John Lott Jr. dispels mass shooting myths

By Neal McNamara | June 16, 2014

John Lott Jr. takes on Alan Dershowitz on gun control 

After weeks where it seemed like a new mass shooting happened daily, from UC Santa Barbara to Las Vegas to Seattle Pacific University, David Boze spoke to president of the Crime Prevention Research Center John Lott Jr. about a surprising trend in shootings – they’re not going up.

Some people are saying mass shootings “are an epidemic – is this correct?” Boze asked.

“Up through last year, the rates are fairly flat. The data from the FBI shows there hasn’t been a huge increase” in shootings, Lott told Boze.

LISTEN: DAVID BOZE INTERVIEWS GUN CRIME EXPERT JOHN LOTT JR.

Lott is the author of celebrated works on gun crime, including “More Guns, Less Crime,” and “The Bias Against Guns.”

One chilling commonality between mass shootings – from Sandy Hook to Seattle Pacific University – Lott found: that every single shooter has taken the time to carefully plan their attack, and they’re attacking places that are generally unguarded by police or anyone with access to a gun.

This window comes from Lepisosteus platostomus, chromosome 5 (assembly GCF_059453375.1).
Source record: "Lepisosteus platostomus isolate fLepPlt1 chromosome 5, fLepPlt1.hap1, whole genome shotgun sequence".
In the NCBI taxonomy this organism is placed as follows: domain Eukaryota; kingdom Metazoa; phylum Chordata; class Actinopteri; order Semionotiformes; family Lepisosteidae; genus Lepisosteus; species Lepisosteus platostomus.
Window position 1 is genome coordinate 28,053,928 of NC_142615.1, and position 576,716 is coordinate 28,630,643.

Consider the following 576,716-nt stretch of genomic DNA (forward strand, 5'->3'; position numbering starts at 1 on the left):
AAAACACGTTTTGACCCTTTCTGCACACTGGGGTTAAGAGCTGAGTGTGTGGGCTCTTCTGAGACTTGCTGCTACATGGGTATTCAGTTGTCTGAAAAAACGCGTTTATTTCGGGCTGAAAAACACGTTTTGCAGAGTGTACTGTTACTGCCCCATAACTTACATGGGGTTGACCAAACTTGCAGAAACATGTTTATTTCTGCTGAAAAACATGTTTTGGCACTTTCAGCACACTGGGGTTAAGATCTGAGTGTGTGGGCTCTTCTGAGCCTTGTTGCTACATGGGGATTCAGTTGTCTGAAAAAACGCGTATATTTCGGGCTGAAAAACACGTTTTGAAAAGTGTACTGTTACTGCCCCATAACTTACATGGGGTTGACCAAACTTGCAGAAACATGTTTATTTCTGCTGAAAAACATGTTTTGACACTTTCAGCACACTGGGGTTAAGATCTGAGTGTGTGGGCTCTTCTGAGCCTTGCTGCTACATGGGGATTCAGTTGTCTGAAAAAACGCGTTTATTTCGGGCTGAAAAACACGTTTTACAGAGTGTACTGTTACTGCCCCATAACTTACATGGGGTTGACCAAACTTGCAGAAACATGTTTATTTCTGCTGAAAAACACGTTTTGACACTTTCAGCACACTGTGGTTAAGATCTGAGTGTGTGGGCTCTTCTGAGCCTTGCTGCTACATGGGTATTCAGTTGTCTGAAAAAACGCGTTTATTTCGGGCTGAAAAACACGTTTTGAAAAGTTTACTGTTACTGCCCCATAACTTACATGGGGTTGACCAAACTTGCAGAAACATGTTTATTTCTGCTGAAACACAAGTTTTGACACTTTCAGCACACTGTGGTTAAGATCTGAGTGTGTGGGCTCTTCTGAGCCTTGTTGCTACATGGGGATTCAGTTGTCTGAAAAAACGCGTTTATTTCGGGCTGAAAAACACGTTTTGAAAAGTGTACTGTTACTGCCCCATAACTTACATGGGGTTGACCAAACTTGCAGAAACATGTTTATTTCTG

“Obviously, these guys know where they can go and attack where they’re not going to be stopped,” Lott said.

Frighteningly, the shooter in Santa Barbara had written about wanting to attack the annual “Deltopia” party, which occurs along Del Playa Drive near the University of California Santa Barbara campus and attracts thousands of students. But the shooter decided not to attack Deltopia because he determined there would be too many police there, wrote in a diary.

“It’s not just U.S. killers, either,” Lott told Boze. “The Canadian killer last week, he had a Facebook page where he was putting up notes about gun-free zones. One was a comic that depicted a defenseless victim pleading with a man with a gun, with the caption, ‘Wait there’s a gun ban, we passed a law.’”

Boze refuses to use the names of any mass shooters on his show so that he does not further promote the killers’ crimes. Boze asked John Lott Jr. if the media should adopt that policy, or if the fame shooters gain is just the cost of a free press.

“They want to commit suicide, but in a way that people will know they were here,” Lott said. “How do you take away that? Well, you stop them quickly.”

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